There was a time when Alice Milligan thought she was done with financial services. The chief customer and digital experience officer for Citigroup's global cards unit wanted to be in a business with more warmth, one that allowed her to appeal to customers' emotions.
After 15 years at American Express, she left to become the senior vice president of direct and digital marketing for the luxury handbag maker Coach. It took that year's stint in retail for Milligan to realize two things: Hawking handbags, nice though they were, felt superficial. And banking is far from bloodless. In fact, she said, it is "rooted in the foundation of the American dream."
"When we give you money for a mortgage, when you qualify for a credit card, the reason you do those things is to accomplish your dreams: to buy the house you want, to get your family that TV for the Super Bowl party," Milligan said.
That sensibility informs her transformation of Citi's cards business, which combines mobile-first technology initiatives with an intense focus on customer satisfaction. Of the services that are available to Citi card customers through any channel, Milligan has made 85% of them available on the mobile app, and plans to make it 100% by the end of 2017. Those achievements are among the reasons she is a Digital Banker of the Year finalist.
Upon joining the $1.7 trillion-asset bank in 2014, Milligan faced an uphill battle convincing senior executives that customer satisfaction was worth spending money on. She focused initially on quick wins to persuade them. In one instance, by going through the analytics she discovered that some customers were experiencing login errors, which compelled them to call Citi's service center—an expense for the bank. By fixing that problem, she not only lifted customer satisfaction but was demonstrably able to save the bank money.
Her team has since grown tenfold, from 40 to 400 people, allowing her to hugely accelerate what was once a roughly 12-month development cycle for new digital features. In 2016, she oversaw the launch of 86 features, an 85% increase over the year before. She has also picked up talent from Google, Amazon and PayPal—a hiring strategy that fits with her decision to approach new products and services more like a tech firm than a 200-year-old bank.
"What Alice is doing over at Citi is saying, 'Let's be agile, quick on our feet, put it [a feature] in the market, react to it, see what's working, see what's not, and improve it, learn from it, make more progress,' " said Mark Schwanhausser, director of omnichannel financial services at Javelin Strategy & Research. "That's a way of thinking that's critical if you want to be an innovative bank in a fast-moving world."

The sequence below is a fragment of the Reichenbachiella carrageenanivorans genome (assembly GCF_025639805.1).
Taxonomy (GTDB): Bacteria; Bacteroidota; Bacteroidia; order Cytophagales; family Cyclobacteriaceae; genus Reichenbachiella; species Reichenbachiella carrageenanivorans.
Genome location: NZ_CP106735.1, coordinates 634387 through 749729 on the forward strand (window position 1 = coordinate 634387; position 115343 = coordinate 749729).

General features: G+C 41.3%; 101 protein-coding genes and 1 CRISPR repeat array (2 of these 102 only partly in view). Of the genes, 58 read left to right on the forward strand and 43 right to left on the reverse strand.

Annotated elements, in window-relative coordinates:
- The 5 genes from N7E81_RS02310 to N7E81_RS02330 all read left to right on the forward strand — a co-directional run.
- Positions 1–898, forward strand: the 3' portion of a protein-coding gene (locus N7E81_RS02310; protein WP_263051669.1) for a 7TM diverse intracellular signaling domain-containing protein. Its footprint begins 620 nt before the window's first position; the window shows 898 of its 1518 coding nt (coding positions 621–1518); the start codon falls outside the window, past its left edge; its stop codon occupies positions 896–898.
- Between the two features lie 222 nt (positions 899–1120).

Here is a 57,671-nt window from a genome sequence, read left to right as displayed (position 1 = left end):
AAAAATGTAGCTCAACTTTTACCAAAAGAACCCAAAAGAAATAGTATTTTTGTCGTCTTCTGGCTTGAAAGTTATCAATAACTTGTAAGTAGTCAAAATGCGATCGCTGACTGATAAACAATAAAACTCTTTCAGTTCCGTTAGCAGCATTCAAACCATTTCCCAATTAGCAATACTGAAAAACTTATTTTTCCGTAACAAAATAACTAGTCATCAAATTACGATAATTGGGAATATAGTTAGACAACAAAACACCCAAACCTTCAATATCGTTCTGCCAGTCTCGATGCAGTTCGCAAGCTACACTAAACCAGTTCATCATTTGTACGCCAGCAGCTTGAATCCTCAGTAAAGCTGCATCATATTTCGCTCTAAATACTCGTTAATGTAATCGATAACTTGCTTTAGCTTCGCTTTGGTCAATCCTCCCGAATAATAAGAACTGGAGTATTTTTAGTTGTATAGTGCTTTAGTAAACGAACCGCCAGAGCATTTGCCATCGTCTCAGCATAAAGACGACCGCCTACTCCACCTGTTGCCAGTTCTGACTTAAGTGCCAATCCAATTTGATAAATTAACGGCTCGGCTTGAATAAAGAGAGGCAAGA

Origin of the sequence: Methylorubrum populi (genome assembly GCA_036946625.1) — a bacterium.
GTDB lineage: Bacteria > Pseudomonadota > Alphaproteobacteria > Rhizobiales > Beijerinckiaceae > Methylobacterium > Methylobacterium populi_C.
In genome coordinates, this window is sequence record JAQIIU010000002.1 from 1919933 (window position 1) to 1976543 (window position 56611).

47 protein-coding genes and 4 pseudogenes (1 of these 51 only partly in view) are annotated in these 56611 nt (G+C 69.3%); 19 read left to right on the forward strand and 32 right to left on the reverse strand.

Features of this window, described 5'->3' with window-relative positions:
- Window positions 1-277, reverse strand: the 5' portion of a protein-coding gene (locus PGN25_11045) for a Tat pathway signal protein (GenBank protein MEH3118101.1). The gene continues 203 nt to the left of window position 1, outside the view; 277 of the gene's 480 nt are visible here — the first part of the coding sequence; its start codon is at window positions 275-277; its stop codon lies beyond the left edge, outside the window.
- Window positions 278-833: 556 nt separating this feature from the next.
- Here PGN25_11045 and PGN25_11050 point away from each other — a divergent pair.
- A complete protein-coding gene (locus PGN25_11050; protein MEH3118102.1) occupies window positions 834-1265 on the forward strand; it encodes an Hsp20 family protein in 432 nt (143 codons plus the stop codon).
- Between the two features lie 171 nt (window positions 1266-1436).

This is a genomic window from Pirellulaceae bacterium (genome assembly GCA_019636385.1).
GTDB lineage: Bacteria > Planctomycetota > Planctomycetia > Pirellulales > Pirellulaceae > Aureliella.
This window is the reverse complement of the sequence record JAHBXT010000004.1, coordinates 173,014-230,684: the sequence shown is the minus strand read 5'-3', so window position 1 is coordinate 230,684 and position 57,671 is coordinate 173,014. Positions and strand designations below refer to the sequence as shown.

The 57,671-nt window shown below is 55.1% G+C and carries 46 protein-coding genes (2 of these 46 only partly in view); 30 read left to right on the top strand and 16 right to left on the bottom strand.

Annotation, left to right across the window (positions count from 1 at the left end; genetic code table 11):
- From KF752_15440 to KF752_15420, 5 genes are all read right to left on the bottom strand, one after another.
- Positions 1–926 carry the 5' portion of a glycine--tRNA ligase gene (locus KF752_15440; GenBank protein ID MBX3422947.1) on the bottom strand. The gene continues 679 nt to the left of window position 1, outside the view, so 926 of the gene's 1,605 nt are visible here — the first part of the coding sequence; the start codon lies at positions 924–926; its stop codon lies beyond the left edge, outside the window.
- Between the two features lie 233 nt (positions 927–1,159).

Schwanhausser likens the pace of innovation in places like Silicon Valley to the famous hustle of the Golden State Warriors basketball team currently leading the NBA Finals. "They like to run, and they will run you fast. If you want to play at their level, you have to be ready to run. And if you're not in shape, if you're flabby, you are not going to be able to run in their league."
The new features Milligan is proudest of include the ability to lock and unlock a credit card if it's lost or stolen, track a replacement card and file a dispute using the bank's mobile app. More than 80% of card locking and unlocking now happens through digital channels, she said, with mobile devices accounting for more than 60% of the total.
"Our customers are really starved for time, and what they really need is simplicity and convenience," Milligan said.
Indeed, Citi customers have turned to mobile in droves. Last year, the number of Citi mobile app customers grew by 50% in the United States, and the number of app downloads doubled. For the first time, more customers were logging into the bank's mobile app than into its website.
"For a while we looked at mobile as a companion to our website," Milligan said, "and we've completely flipped that."
Citi has scaled back its retail presence since the financial crisis but has managed to hold on to most of its customers, in large part by improving its digital services. Milligan doesn't see customer satisfaction as merely a "soft area" of banking but rather as one that can drive real economic benefit. "People who are happy spend more," she said.
Schwanhausser agrees. "The long-term relationship for a bank is built on putting yourself at the head of the line so that when the customer is thinking about buying another product, they think about you first," he said. "That's only going to happen if you establish a sense of trust."
Now, while continuing to introduce new mobile features for North American customers—like the ability to activate credit cards by scanning them and get a breakdown of recent spending—Milligan is going international, expanding her digital strategy to Mexico and the Asia Pacific region.
"My roots are in this business, because I feel there's just such a purpose in what we do, and if we do it well and we do it right, it really helps make people's lives better," she said. "It's hard to find that in another industry."